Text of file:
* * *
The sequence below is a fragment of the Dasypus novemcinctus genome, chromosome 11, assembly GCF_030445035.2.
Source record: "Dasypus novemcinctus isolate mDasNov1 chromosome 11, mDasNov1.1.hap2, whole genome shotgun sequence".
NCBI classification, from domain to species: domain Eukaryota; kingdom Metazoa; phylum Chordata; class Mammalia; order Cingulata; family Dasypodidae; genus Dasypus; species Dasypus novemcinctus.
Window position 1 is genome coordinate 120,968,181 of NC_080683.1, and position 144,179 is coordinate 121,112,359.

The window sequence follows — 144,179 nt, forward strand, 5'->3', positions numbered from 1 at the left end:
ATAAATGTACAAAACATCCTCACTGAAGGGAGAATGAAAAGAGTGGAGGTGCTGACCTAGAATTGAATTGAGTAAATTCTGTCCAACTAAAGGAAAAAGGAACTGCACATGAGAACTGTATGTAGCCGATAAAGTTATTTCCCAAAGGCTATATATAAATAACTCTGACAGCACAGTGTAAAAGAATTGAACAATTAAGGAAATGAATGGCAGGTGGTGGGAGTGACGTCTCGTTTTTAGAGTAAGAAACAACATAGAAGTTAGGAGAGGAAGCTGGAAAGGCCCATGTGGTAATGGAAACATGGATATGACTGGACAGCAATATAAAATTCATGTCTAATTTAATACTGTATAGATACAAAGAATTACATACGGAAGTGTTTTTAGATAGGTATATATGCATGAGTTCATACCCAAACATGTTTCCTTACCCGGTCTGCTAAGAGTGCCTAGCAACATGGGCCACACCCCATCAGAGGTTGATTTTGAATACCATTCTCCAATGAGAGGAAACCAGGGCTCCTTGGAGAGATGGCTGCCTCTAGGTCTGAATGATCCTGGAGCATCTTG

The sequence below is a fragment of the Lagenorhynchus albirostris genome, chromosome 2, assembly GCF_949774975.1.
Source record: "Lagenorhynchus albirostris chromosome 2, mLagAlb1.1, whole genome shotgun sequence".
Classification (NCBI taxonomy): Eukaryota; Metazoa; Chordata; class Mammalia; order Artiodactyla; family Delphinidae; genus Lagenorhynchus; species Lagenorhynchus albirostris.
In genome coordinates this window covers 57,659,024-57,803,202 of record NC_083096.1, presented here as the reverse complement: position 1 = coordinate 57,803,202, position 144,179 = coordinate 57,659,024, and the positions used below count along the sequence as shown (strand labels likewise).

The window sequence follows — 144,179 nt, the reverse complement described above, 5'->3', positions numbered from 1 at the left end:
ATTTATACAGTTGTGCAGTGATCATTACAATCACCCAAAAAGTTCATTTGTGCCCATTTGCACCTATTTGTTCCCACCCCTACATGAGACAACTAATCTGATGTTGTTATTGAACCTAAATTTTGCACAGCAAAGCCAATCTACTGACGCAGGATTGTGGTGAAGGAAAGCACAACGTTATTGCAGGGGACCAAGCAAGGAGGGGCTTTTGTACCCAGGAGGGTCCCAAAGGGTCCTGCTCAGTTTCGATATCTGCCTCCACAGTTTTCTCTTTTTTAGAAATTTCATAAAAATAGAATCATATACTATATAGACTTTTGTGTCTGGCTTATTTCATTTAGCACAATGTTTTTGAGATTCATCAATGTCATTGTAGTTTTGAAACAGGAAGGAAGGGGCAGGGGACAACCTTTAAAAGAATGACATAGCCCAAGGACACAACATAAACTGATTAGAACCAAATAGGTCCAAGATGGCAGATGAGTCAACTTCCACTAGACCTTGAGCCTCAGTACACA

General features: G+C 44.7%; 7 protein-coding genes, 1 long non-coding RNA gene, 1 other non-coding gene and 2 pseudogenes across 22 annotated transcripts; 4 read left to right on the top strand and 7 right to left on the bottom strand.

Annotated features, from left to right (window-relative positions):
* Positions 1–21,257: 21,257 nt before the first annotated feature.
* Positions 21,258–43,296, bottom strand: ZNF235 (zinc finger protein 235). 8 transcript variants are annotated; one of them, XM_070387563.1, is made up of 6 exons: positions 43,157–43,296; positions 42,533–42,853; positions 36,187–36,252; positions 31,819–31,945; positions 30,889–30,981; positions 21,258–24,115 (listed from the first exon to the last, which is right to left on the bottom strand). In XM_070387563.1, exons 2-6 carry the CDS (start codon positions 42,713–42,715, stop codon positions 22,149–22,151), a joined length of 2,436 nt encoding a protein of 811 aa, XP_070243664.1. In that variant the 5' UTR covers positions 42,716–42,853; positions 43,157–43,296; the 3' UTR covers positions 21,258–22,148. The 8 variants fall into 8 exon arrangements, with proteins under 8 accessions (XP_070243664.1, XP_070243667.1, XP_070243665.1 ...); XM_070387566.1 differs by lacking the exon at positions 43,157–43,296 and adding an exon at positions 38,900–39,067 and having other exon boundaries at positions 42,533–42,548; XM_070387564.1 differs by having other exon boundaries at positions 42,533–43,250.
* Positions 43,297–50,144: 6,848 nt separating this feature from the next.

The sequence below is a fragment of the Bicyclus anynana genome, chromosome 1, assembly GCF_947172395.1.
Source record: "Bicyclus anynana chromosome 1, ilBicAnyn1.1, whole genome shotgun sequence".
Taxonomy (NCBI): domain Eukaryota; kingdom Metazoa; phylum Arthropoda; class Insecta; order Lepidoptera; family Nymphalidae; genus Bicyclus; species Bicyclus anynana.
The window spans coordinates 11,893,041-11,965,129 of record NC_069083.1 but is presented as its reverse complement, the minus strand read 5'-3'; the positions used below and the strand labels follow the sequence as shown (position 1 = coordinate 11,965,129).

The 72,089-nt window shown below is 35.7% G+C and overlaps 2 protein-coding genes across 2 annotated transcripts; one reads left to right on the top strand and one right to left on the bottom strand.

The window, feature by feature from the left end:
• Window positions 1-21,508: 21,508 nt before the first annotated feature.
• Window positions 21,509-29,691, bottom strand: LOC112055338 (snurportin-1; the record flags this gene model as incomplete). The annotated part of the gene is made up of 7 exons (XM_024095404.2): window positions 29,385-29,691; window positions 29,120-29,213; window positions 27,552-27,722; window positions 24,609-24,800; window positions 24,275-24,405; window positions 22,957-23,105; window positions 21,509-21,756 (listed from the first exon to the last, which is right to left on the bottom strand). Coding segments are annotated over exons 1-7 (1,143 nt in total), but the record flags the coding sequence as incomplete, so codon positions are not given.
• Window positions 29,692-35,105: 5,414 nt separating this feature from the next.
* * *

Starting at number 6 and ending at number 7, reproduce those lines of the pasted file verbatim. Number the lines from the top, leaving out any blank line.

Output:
ATAAATGTACAAAACATCCTCACTGAAGGGAGAATGAAAAGAGTGGAGGTGCTGACCTAGAATTGAATTGAGTAAATTCTGTCCAACTAAAGGAAAAAGGAACTGCACATGAGAACTGTATGTAGCCGATAAAGTTATTTCCCAAAGGCTATATATAAATAACTCTGACAGCACAGTGTAAAAGAATTGAACAATTAAGGAAATGAATGGCAGGTGGTGGGAGTGACGTCTCGTTTTTAGAGTAAGAAACAACATAGAAGTTAGGAGAGGAAGCTGGAAAGGCCCATGTGGTAATGGAAACATGGATATGACTGGACAGCAATATAAAATTCATGTCTAATTTAATACTGTATAGATACAAAGAATTACATACGGAAGTGTTTTTAGATAGGTATATATGCATGAGTTCATACCCAAACATGTTTCCTTACCCGGTCTGCTAAGAGTGCCTAGCAACATGGGCCACACCCCATCAGAGGTTGATTTTGAATACCATTCTCCAATGAGAGGAAACCAGGGCTCCTTGGAGAGATGGCTGCCTCTAGGTCTGAATGATCCTGGAGCATCTTG

The sequence below is a fragment of the Lagenorhynchus albirostris genome, chromosome 2, assembly GCF_949774975.1.